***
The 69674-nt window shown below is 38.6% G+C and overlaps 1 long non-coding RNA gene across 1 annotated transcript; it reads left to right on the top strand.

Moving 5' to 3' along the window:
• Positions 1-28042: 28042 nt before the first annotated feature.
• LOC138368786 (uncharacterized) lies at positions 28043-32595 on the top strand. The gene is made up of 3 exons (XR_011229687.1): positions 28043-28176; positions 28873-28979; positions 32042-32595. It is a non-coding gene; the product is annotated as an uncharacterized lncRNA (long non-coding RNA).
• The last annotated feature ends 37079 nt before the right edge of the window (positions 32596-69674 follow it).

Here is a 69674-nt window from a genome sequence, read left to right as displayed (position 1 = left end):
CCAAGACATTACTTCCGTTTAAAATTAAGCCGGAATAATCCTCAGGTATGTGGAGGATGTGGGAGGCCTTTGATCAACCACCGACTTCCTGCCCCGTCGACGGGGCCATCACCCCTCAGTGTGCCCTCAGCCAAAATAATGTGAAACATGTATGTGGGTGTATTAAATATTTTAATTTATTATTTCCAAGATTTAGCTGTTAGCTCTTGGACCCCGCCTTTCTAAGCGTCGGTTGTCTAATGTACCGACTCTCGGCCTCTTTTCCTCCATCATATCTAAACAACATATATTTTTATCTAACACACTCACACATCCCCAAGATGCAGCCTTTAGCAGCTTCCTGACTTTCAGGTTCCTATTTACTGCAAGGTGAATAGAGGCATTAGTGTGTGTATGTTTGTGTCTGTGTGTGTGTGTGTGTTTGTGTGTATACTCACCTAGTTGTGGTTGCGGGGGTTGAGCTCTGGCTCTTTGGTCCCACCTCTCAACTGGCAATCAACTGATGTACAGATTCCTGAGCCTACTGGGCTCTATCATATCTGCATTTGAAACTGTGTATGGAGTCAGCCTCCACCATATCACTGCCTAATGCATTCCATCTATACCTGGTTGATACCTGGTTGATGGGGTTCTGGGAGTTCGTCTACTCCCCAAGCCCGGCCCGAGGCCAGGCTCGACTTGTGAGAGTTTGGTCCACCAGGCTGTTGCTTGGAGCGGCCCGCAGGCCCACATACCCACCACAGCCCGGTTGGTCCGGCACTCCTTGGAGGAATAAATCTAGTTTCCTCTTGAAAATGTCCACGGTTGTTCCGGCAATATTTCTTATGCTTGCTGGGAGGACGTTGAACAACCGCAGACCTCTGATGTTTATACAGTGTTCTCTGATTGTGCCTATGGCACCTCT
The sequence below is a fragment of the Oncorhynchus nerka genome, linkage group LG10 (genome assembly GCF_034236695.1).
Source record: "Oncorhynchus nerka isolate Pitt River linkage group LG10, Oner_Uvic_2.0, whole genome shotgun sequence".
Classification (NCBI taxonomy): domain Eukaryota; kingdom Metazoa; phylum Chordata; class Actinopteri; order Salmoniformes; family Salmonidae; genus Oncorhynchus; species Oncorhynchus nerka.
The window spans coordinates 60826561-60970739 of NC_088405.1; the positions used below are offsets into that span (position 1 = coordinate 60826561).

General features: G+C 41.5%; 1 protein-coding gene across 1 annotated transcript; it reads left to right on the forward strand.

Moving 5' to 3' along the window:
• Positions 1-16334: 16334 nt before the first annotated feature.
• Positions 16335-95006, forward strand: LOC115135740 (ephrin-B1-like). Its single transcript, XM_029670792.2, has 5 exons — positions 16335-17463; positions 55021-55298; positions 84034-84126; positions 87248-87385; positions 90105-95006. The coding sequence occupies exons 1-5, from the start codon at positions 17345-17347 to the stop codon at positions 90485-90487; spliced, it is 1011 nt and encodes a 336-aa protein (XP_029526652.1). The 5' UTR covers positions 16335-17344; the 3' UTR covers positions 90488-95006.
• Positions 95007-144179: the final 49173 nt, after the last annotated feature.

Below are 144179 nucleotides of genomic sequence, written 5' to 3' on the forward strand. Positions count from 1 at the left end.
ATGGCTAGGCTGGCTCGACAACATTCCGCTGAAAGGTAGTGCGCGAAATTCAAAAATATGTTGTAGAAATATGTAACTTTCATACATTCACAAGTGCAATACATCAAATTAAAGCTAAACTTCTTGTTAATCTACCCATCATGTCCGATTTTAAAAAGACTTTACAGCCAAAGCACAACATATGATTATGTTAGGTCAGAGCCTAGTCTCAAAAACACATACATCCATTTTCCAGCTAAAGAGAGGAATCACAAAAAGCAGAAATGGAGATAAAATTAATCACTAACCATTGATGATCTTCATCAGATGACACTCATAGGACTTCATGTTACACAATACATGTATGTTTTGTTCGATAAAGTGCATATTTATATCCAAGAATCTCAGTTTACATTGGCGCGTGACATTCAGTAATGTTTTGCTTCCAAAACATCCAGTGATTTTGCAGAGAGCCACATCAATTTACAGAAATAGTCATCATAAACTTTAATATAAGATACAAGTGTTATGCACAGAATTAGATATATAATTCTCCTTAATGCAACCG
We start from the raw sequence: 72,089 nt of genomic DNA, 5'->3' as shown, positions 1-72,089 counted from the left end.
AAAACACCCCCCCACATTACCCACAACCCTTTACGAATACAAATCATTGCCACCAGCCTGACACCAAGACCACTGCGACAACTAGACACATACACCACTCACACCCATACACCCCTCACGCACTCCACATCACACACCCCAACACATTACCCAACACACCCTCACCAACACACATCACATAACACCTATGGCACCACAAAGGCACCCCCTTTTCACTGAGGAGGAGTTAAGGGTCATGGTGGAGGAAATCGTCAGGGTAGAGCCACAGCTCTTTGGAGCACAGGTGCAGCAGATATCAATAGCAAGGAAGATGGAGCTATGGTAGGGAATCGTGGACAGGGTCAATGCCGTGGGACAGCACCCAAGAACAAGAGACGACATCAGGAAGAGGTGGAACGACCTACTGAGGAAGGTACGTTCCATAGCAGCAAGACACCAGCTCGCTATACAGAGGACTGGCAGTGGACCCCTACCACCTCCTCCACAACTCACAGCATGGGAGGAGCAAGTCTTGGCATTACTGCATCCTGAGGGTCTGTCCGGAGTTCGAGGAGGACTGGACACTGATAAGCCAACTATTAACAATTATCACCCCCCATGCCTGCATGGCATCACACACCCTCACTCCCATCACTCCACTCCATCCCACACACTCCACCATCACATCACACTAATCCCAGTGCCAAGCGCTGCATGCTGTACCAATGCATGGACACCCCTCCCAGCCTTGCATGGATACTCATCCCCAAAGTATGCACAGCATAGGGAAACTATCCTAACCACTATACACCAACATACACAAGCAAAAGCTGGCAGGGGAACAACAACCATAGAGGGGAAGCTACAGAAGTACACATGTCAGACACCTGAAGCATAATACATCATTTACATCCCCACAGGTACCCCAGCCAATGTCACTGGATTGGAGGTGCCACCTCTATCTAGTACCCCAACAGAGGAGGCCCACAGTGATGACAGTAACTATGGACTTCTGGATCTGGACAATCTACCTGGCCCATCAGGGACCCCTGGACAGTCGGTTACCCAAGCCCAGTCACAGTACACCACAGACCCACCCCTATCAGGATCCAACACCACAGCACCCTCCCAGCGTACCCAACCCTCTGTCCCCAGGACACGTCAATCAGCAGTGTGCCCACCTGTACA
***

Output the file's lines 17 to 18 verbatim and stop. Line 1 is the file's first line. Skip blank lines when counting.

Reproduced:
Below are 144179 nucleotides of genomic sequence, written 5' to 3' on the forward strand. Positions count from 1 at the left end.
ATGGCTAGGCTGGCTCGACAACATTCCGCTGAAAGGTAGTGCGCGAAATTCAAAAATATGTTGTAGAAATATGTAACTTTCATACATTCACAAGTGCAATACATCAAATTAAAGCTAAACTTCTTGTTAATCTACCCATCATGTCCGATTTTAAAAAGACTTTACAGCCAAAGCACAACATATGATTATGTTAGGTCAGAGCCTAGTCTCAAAAACACATACATCCATTTTCCAGCTAAAGAGAGGAATCACAAAAAGCAGAAATGGAGATAAAATTAATCACTAACCATTGATGATCTTCATCAGATGACACTCATAGGACTTCATGTTACACAATACATGTATGTTTTGTTCGATAAAGTGCATATTTATATCCAAGAATCTCAGTTTACATTGGCGCGTGACATTCAGTAATGTTTTGCTTCCAAAACATCCAGTGATTTTGCAGAGAGCCACATCAATTTACAGAAATAGTCATCATAAACTTTAATATAAGATACAAGTGTTATGCACAGAATTAGATATATAATTCTCCTTAATGCAACCG